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3-D gaming without glasses? Nintendo 3DS faces technological hurdles

March 25, 2010 |  4:51 pm

Days before Nintendo is set to release the DSi XL console, the company flashed some bits of info about a new hand-held game device it plans to show off at the Los Angeles E3 expo in June. Tentatively titled the Nintendo 3DS, the device plays three-dimensional games without users needing to wear special glasses.

The Japanese company was mum on details. But the system will succeed the Nintendo DS series and offer backwards compatibility, meaning it will play the old games, according to a statement. To do so, we could assume the Nintendo 3DS will have some of its predecessor's key pieces of hardware -- two screens, at least one of which is touch-sensitive, and a microphone.

Nintendo plans to release the product in the next 12 months, the company said in the news release. A spokesman declined to comment further, but multitude of questions need to be addressed before then.

With 3-D technology still very much in its infancy, especially one that doesn't require glasses, Nintendo will have to pull off some magic. Some exhibitors at the Consumer Electronics Show in January were showing off picture-frame-sized video screens that can project 3-D images without needing glasses. They weren't impressive.

Inherent in glasses-free 3-D is a predetermined viewing area. A filter on the screen redirects light to give the impression of an image popping out at the viewer, explained Tom Zerega, chief executive of the no-glasses 3-D technology company Magnetic 3D.

Because the gadget is designed for personal use, Nintendo has the luxury of planning for just a single user, rather than having to accommodate several vantage points. However, current glasses-free technology restrains the user from moving outside a small viewing zone.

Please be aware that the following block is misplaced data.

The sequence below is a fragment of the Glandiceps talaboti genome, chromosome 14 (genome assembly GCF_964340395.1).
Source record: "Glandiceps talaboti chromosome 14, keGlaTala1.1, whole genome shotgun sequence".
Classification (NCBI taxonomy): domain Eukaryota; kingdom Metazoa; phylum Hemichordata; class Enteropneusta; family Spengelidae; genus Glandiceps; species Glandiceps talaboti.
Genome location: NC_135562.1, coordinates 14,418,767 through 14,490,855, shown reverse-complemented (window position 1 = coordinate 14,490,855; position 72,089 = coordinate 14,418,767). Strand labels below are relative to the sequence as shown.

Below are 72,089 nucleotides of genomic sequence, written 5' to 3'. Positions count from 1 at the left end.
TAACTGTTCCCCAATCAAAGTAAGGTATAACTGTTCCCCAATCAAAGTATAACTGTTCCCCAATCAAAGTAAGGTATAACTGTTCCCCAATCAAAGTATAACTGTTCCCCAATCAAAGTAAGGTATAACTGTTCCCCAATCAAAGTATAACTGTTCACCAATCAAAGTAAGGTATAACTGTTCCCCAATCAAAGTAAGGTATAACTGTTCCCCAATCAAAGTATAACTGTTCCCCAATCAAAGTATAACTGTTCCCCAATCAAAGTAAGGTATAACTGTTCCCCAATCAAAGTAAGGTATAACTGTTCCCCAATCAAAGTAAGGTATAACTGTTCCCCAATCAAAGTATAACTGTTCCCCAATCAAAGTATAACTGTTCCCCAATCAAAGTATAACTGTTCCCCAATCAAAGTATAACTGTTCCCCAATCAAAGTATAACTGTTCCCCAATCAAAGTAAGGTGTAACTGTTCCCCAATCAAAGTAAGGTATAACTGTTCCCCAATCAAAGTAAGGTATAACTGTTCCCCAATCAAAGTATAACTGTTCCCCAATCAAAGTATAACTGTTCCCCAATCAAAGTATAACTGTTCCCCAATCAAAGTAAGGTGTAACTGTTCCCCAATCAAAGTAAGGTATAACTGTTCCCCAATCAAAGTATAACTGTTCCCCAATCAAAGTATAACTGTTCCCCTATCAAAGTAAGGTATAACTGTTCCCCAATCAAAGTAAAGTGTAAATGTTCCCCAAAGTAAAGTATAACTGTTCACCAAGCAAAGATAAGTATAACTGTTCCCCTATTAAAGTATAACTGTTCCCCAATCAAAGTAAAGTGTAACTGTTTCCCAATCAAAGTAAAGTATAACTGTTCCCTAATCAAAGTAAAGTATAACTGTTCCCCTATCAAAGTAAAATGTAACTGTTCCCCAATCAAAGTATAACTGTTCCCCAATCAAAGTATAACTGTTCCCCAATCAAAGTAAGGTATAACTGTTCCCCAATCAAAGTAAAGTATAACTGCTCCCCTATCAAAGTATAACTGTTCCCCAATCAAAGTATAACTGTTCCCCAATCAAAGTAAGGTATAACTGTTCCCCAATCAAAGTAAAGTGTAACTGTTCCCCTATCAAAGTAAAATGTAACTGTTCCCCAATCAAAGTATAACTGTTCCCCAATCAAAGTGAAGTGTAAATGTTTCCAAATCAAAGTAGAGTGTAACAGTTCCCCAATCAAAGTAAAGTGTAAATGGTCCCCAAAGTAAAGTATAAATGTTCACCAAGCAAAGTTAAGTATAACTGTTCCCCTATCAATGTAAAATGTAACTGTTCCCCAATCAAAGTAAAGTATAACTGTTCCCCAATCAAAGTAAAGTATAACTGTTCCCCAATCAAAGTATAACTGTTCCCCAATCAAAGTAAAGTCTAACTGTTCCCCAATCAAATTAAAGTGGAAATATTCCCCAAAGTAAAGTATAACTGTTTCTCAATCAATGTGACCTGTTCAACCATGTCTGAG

"You might have to play in the same stance the whole time, which could get tiring," Zerega said on the phone Wednesday. "Some people might want to hold it further away. Is this going to change the way gamers have to engage with the device?"

Another question Nintendo will have to address is price. Three-dimensional implementations are expensive and require serious computing power, Zerega said. But Nintendo could eat some of the production costs and put out an affordable system while making up for it with royalties from game sales.

Video game makers could quickly embrace 3-D by re-releasing old games with eye-popping extras the way the movie industry is rumored to do with 3-D implementations sweeping theaters.

James Cameron, Hollywood's Moses of 3-D thanks to his hit "Avatar," gushes about the potential for 3-D gaming. "I just can't imagine anybody who's a serious gamer not wanting to get into the world of their game in a much more immersive way," he said in a TV interview in December.

The visionary sort of foretold a 3-D hand-held gaming device. "I think it's quickly going to get adopted down to smaller devices," Cameron said. "Pretty soon, it's going to be just everything."

With one of the first truly mainstream game systems in the Nintendo Entertainment System and a drastically rethought interface with the motion-controlled Wii, if any company could do it, Nintendo is probably it.

"Nintendo has always been a leader, and they're not afraid to put themselves out there," Zerega said. "Here they go again, throwing care to the wind, saying we're going to make this work."

-- Mark Milian

Photo: A woman tries out Nintendo Co.'s DSi XL hand-held game console. Credit: Kiyoshi Ota / Bloomberg